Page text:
There has been some serious conversation about social media among Dominican sisters lately. Should we, or shouldn’t we, shut down our congregational social media accounts for Lent?

Ultimately, we’ve decided to keep these channels for communication open, the critical argument being that ceding our place in the media sphere, as modest as it is, would mean our voice for kindness and justice might be filled by a less discriminating replacement.

Cutting Back for Lent

You will see fewer posts from us this Lent, however. We will take the traditional fast days off from posting, and we’ll focus on the spiritual and justice concerns that come with this 40-day journey of prayer, fasting, and almsgiving.

Though breaking the iGadget habit is becoming a real thing, a quick, unscientific poll of Springfield Dominicans has revealed that few of the sisters are choosing a personal social media fast for Lent.

“I will stay connected during Lent so that I remain aware of the needs of my friends and the needs of the world,” Sister Judine Hilbing said. She added that it is her practice to review her social media news feed before bed so she can bring the concerns of the world and her family and friends to her prayer.

For Sister Rose Miriam Schulte, it’s about better boundary-setting. “I don’t intend to give up social media, but am resolved to practice better boundaries as to when I use social media, i.e., never during a time I’ve already pledged to prayer or spiritual reading, nor at a time when I am committed to the service of others in my ministry,” she said.

For Sister Kathleen Kenny, whose family spans the globe, the access to her loved ones lives via social media is too precious to abandon.

Opting for the Both/And

One sister said she intends to take a both/and approach. Sister Bernice Juip will intensify her use of social media “to keep up with my family, community and friends’ needs and respond in prayer” and to respond to “pressing social justice issues so that I can pray about them and be actively involved in an appropriate way,” she said. At the same time she intends to curb her social media use “when I am or should be in conversation with others who are physically present.”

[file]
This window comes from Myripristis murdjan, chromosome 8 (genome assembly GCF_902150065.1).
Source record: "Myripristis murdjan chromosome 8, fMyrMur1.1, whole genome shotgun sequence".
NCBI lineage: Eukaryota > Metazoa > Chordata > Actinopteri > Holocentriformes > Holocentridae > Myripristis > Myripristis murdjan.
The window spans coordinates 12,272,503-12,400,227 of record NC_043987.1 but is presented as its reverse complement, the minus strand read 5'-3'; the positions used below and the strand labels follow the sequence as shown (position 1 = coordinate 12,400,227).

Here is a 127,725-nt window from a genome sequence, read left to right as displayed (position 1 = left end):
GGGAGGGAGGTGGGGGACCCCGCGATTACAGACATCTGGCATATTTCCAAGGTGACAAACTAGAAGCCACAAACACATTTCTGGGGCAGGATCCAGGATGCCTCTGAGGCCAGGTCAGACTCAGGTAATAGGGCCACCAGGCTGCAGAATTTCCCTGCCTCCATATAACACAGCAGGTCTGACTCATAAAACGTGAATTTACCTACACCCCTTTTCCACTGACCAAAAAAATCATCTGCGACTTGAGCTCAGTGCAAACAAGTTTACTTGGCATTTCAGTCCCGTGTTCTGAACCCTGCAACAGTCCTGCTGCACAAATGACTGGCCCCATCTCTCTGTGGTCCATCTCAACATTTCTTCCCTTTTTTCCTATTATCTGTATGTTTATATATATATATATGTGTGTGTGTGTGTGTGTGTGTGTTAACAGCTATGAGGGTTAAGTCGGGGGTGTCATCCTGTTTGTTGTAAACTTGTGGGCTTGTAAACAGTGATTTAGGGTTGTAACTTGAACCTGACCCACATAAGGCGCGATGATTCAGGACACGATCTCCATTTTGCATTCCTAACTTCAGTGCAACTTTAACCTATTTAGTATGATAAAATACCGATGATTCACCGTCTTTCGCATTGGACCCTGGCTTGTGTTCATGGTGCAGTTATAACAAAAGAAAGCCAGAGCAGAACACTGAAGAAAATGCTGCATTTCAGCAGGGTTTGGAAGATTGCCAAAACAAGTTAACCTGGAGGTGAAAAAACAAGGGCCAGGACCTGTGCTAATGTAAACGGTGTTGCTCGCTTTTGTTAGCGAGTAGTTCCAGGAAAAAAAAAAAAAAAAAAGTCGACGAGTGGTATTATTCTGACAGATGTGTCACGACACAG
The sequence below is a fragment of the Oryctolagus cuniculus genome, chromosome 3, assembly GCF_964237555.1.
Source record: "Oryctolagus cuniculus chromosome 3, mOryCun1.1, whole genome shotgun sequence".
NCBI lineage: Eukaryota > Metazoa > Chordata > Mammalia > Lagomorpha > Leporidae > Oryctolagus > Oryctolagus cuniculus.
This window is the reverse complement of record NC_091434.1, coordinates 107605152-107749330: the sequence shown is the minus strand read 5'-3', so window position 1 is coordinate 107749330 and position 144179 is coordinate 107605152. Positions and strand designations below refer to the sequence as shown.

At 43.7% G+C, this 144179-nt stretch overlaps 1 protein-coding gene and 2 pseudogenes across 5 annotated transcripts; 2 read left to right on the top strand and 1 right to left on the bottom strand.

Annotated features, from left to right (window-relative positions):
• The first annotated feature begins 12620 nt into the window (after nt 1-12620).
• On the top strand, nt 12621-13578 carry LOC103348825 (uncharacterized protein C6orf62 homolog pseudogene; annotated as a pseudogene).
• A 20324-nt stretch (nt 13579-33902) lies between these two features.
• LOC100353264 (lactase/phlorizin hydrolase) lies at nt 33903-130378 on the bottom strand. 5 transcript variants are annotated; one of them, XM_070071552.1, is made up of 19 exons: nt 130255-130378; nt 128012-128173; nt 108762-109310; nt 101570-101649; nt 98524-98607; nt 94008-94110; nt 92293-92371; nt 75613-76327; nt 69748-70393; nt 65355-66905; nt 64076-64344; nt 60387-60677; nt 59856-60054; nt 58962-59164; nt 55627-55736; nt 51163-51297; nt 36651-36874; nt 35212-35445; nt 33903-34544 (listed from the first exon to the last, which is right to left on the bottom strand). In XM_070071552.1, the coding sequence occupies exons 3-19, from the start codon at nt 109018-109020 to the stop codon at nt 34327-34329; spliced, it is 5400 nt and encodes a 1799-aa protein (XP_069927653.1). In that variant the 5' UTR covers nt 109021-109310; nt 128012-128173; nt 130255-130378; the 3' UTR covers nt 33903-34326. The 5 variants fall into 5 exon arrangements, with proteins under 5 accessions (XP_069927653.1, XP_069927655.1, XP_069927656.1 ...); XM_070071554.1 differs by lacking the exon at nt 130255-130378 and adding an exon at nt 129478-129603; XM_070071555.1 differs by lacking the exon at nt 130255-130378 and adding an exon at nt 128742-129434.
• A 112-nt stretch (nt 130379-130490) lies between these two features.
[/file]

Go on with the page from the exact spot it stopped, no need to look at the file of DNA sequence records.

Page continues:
Other sisters said they weren’t giving up their internet fix because they already use it rarely, or not at all. Still others were unclear about what constituted social media, as might be expected among our older demographic.

Giving it all up

It appears that only one theology teacher and the community’s communications staff is doing a techno-purge for Lent.

Sister Mary Jo Sobieck, who teaches at Marian Catholic High School, Chicago Heights, Ill., says she’s done this every year. “It frees me up to be more intentional about the good things and more productive with my time,” she said.

The congregation’s communications director, Sister Beth Murphy, says she’s deleted her social media account aps from her devices and is looking forward to immersing herself more fully in her community life, spiritual reading, and opportunities for service during Lent. “I’m curious to see what this does to the rhythm of my day,” she said. “Because it is my responsibility to monitor our social media and that of other religious and social organizations, it often feels burdensome to be connected all the time,” she said.

Her colleague Aaron Tebrinke and she will share the responsibility of monitoring social media feeds during the workday from their desktop computers, but both plan to forsake the apps on their devices for the duration of Lent.

“Twenty years ago, after completing many years in a ministry that required consuming tons of media—print, radio and TV back then—I gave up news for Lent,” Sister Beth said. “At first, I had real withdrawal symptoms, but soon I found it freeing. I learned about what was happening in the world from those around me and became reflective about my un-mediated life. I realized that I didn’t need to know everything that was happening to be mindful of the world’s needs. This led me to a deeper, more contemplative prayer. I anticipate that might be one effect of my social media fast, too.”

There are valid reasons for choosing a social media fast, as well as for not choosing one.

Here is a thoughtful essay on why a fast isn’t a good idea.

This one offers advice on how to escape your social media habit.

Which might you choose?